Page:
"Any country that neglects and pays little attention to mental health will struggle with development, because a population-wide positive mental attitude has a key role to play."
My name is Amjata Bayoh. I am a Community Health Advocate and freelance citizen reporter for the UK-based media group ‘On Our Radar’, and I have a special interest in mental health. I came across On Our Radar in 2012 when they were in Sierra Leone to train local journalists on how to professionally report on the elections scheduled for that year. Back then I wanted to enter university, and I saw the training offered by On Our Radar as a good opportunity to improve my skills. I was sceptical at first, because I had no interest in politics then, though eventually decided to attend. At the time, I was a volunteer serving in a communication role for a community based-NGO called West African Medical Missions.
Different modes of transport are required to reach communities far and wide
I have now also been a member of the Mental Health Coalition of Sierra Leone since 2013. It is a Coalition of several organizations and individuals who advocate for the right of mental health service users. This engagement has inspired me and helped to get involved in several Mental Health Advocacy and research projects, including the roll-out of the mental health distress tool for the NIHR-RUHF project in the last couple of years. Throughout my work so far, I have seen first-hand how people affected by mental health problems are stigmatised, and receive little support from the public and government.
I strongly believe that there is no health without mental health. Any country that neglects and pays little attention to mental health will struggle with development, because a population-wide positive mental attitude has a key role to play. At an individual level, we all have a responsibility to maintain a positive mental health attitude and look after the mental health of people around us. This serves as a catalyst for personal development and growth of those around us and ourselves. We all struggle with our mental health. It is therefore key that we pay attention to how we positively and harmlessly respond to improve the situation, as this can really make or break us.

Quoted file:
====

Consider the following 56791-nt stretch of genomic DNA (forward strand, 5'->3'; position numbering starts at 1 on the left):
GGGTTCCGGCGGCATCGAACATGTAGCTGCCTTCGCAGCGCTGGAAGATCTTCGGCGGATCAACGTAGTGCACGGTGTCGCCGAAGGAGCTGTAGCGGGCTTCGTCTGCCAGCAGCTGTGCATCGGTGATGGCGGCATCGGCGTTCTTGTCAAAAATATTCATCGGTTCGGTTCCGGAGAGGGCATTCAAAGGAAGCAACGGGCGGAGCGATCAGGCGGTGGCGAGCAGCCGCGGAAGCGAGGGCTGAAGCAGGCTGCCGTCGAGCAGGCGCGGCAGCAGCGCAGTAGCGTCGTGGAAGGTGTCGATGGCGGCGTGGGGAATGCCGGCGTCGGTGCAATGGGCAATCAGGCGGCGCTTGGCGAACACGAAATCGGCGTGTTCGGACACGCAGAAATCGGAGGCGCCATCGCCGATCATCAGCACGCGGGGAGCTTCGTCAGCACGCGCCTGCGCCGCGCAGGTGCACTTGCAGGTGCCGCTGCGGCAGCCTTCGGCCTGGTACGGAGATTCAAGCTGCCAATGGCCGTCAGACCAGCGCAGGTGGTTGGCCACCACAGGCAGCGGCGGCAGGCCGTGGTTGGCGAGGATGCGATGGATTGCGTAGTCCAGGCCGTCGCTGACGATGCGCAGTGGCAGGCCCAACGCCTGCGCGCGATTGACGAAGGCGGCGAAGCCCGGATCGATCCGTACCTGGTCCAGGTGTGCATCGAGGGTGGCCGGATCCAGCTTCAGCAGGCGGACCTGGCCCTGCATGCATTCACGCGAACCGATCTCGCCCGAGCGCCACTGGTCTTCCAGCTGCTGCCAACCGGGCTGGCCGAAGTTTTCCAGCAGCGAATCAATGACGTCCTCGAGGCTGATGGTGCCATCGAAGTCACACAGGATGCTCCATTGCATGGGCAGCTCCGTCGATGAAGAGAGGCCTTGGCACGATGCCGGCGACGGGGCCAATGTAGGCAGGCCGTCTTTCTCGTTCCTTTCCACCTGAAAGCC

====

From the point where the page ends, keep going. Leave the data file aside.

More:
After the elections, I stayed in touch with On Our Radar and began working on bringing to light under-reported issues from my community. I saw their media training as an inspiration to continue doing more, and to talk about the Sierra Leonean health system so people can see what the current situation is. I saw it as an opportunity to bring to life things I have a passion for. One of the first stories I worked on was about mental health, which was published on allAfrica and attracted a lot of attention and messages of thanks. This article titled “Nurses not curses - Witchcraft beliefs and Mental Health in Sierra Leone” brings to light how people in Sierra Leone view mental illness.
"We all struggle with our mental health. It is therefore key that we pay attention to how we positively and harmlessly respond to improve the situation."
Amjata's top tips for mental wellbeing
These are my four top tips to inspire myself and maintain a positive mental health:
1. Pray and support others- I pray and pour my heart to God and do good by supporting the people around me and those in need.
2. Find strength in sport- I’m an ardent fan of Everton Football club and football is my favourite sport. I play football to maintain my mental health. I have used football to unite young people in my community by starting Everton Sierra Leone Football Club. The football club inspires young people to maintain a positive mental attitude via sport and helps them to become productive people.
3. Keep faith in God- As a religious individual who has huge faith in God, I consider every circumstance in life as a test from God. Knowing that there is always success after enduring difficult tests keeps me patient and helps me not to negatively react to situations.
4. We win or we learn- I also believe that in life we either win or learn and that there is nothing like losing. This belief inspires me not to feel bad when I don’t get what I expect but instead learn from the situation for the future. Those series of unsuccessful experience make me who I am today.
Success is a journey, not a destination.
Check out Amjata’s latest co-authored article in the Guardian here.